Meet Helen Wang, Wellesley’s New Director of Residence Life and Housing
Helen Wang, Wellesley’s new director of residence life and housing, told the Daily Shot about the joys of fuzzy sweatshirts, living in Freeman Hall with her family (and Millie, the English bulldog), and why she is so excited to be a part of this Wellesley community.
Q: You started at Wellesley in April after working at Carnegie Mellon University. What was the best thing you did this summer?
Helen Wang: Given the timing of my arrival and the projects in place this summer, I am tabling a full summer experience for a bit. However, I did spend some quality time at the magical place known as Truly Yogurt. My toddler is a big fan—and one is only so strong.
Q: What was your college experience like? Looking back, is there anything you would have done differently?
Wang: I loved my college experience. I went to Carnegie Mellon, where I majored in English and psychology, worked in gender programs, and was heavily involved in Residential Life. I honestly would not change a thing! I stumbled, lacked balance, and worked too hard, but all of that taught me to pay attention to the things and people that mattered to me most. I learned to be patient with myself and to arrive at every situation with questions, not answers. I guess, though, if there was one thing I would change, it would be to just listen a little more closely to my intuitive self and to let go of my ego’s rendition of “success.”
Q: Tell us a random fact about yourself.
Wang: I was bitten by a rabid fox and lived to tell the story. I am a yoga instructor and have been teaching and practicing for over 15 years.
Q: So, deserted island question. You are stranded and can only have three things. What would they be and why?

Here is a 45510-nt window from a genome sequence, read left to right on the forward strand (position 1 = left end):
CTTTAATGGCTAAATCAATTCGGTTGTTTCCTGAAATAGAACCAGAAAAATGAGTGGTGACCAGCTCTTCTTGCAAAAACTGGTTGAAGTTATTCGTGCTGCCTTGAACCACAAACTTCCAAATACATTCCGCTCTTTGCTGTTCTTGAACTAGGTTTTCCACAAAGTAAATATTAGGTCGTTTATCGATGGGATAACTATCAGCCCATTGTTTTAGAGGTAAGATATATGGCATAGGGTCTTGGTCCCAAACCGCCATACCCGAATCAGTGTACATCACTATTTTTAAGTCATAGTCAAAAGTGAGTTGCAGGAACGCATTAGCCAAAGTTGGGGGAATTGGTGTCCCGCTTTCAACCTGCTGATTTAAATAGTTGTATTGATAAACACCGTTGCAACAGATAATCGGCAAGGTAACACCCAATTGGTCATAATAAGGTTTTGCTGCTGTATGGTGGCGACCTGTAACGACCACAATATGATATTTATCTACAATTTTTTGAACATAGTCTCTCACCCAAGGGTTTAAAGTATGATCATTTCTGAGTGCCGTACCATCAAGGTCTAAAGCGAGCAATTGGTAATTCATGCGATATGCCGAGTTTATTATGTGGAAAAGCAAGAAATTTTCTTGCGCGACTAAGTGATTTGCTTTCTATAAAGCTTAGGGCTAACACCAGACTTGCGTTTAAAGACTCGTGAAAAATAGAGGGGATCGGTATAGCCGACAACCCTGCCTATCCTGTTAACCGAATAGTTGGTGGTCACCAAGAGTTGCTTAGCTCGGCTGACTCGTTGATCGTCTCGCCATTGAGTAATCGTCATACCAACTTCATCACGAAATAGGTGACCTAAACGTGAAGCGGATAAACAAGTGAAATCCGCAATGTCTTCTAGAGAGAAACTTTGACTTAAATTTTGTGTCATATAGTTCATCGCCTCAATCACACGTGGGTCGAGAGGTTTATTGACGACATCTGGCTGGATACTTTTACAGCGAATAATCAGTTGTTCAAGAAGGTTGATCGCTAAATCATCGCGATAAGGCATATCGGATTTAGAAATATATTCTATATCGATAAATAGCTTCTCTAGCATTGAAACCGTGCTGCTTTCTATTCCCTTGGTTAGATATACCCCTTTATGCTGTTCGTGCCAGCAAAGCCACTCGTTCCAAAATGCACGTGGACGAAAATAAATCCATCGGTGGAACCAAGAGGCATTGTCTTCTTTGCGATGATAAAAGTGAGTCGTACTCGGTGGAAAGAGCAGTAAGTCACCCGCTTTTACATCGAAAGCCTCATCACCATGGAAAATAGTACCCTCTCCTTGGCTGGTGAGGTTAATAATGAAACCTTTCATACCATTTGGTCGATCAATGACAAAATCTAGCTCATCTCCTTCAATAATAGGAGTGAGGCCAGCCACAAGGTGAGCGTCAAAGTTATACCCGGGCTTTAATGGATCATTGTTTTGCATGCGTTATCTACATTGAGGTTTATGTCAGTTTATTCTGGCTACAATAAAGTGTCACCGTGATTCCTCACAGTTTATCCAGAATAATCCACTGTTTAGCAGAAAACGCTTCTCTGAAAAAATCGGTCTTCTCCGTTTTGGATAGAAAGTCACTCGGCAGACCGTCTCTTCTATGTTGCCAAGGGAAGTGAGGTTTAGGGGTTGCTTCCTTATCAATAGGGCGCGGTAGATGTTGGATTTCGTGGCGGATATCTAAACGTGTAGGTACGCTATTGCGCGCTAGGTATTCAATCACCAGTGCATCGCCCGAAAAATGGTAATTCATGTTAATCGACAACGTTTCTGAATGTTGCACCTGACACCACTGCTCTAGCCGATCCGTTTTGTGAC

Wang: Lip balm—nothing I can’t do with emolliated lips! A cup of tea and Biscoff (OK, I know that is two but they are a pair). An oversized fuzzy sweatshirt, because clothing should hug you back.
Q: What are you looking forward to most about working at Wellesley?
Wang: I am totally smitten with the students here, and I am most excited to learn about you, to hear your stories, and to be a part of this journey with you. I am excited about revitalizing the sense of connectedness and belonging in our residential spaces. I’m looking forward to walking Lake Waban with my family, and to having meaningful conversations with my colleagues and with students. I’m excited about improving room selection for everyone! There is so much opportunity here to be extraordinary together.
Q: How has living in Freeman been so far?
Wang: It has been such fun to live in residence, and it’s the first time that I have ever lived in professionally. I’m definitely living here by choice, but also because the College has been so generous to offer my family a short-term stay in residence. It has been very useful to be in the experience with students so that I can personally experience the good and bad. I have learned so much about housing, residential life, and dining from living in! Freeman is an amazing community, and I feel very lucky to be a part of the Eastside Beastside.
Here’s a little about my wolf pack: My husband, Don, is trained as an architect and practicing in the nonprofit real estate world. It’s a little comical because he’s 6’2” and I’m 5’1” so you can’t miss us. I have a drooly English bulldog named Millie who has kept us up for eight years with her snoring, and a 3 ½-year-old named Oliver who has a PhD in the mechanics of construction vehicles, garbage trucks, and fire engines.
Q: What do you want students to know about what you do on campus?
Wang: I am deeply invested in the student experience, and every day I think about how in Residential Life and Housing we can better support you. I am always up for conversations and walks, and I hope that my calendar will be filled with lots of great student meetings. I want students to know that I care very deeply about your lived experience at Wellesley and endeavor to be an advocate for all that you aspire to.
Photo: Helen Wang (right), director of residence life and housing, speaks to students outside of Bates Hall.